The meat of the app is Plotagraph+, which provides tools for animating your pics. The process is simple: mask parts you want to remain static, and then drag arrows to denote movement. Plotagraph+ then does its thing, resulting in an endlessly looping animation.
Naturally, there are limitations. The system tends to work well with flowing subjects (such as water or clouds) and geometric patterns. Still, you can create amazing videos with a minimum of effort.
The social networking bit is less impressive, as are cheesy effects overlays (free and paid) that are available for download. But in bringing a touch of Harry Potter to even the most mundane of snaps, Plotaverse feels like a little piece of magic on your iPad.
Clips is a video editor designed for people who don’t want to spend a great deal of time editing – or even shooting. Unlike Apple’s iMovie, Clips is intended for impulsive shoots, and super-fast clip arrangement – a video editor for the social media generation.
On iPad, you might question its relevance. After all, you’re not going to whip out an iPad Pro to quickly shoot someone larking about on a skateboard. But the iPad’s larger screen is superb for editing, making it easy to rearrange clips on the timeline and get a proper eye for the many included filters.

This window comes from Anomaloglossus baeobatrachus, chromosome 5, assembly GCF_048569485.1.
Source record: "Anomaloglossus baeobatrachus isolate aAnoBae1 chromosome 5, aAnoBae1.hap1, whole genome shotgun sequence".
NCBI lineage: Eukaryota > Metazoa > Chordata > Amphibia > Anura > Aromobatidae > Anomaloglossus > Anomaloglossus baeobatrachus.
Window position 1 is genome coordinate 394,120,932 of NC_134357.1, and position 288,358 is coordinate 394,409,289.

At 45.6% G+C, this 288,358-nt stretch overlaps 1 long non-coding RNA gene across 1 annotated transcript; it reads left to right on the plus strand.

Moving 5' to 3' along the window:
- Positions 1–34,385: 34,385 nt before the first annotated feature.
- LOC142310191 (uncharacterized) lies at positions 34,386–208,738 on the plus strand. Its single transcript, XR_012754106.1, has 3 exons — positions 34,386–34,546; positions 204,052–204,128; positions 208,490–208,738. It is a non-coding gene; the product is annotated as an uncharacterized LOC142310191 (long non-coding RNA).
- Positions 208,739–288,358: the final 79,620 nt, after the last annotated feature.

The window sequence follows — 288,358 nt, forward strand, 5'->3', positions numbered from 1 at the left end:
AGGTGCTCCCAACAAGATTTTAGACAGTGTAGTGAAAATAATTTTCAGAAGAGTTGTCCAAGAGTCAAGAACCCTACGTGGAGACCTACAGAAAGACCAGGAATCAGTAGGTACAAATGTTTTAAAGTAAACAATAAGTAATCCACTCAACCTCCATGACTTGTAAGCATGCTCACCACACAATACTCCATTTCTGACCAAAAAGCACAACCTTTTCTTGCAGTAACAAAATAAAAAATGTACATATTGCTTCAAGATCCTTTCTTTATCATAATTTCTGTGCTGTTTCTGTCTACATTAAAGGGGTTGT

There’s more lurking here too, including automatic animated subtitles, posters with customizable text and iCloud sync. Clips won’t make you a Hollywood legend, but it might just propel you towards Instagram stardom.
It's become apparent that Adobe - creators of photography and graphic design powerhouses Photoshop and Illustrator - don't see mobile devices as suitable for full projects. However, the company's been hard at work on a range of satellite apps, of which Photoshop Fix is perhaps the most impressive.
Built on Photoshop technology, this retouching tool boasts a number of high-end features for making considered edits to photographs. The Liquify tool in particular is terrific, enabling you to mangle images like clay, or more subtly adjust facial features using bespoke tools for manipulating mouths and eyes.
Elsewhere, you can smooth, heal, color and defocus a photo to your heart's content, before sending it to Photoshop on the desktop for further work, or flattening it for export to your Camera Roll. It's particularly good when used with the Apple Pencil (still a funny name) and the iPad Pro, such is the power and speed of that device and input method.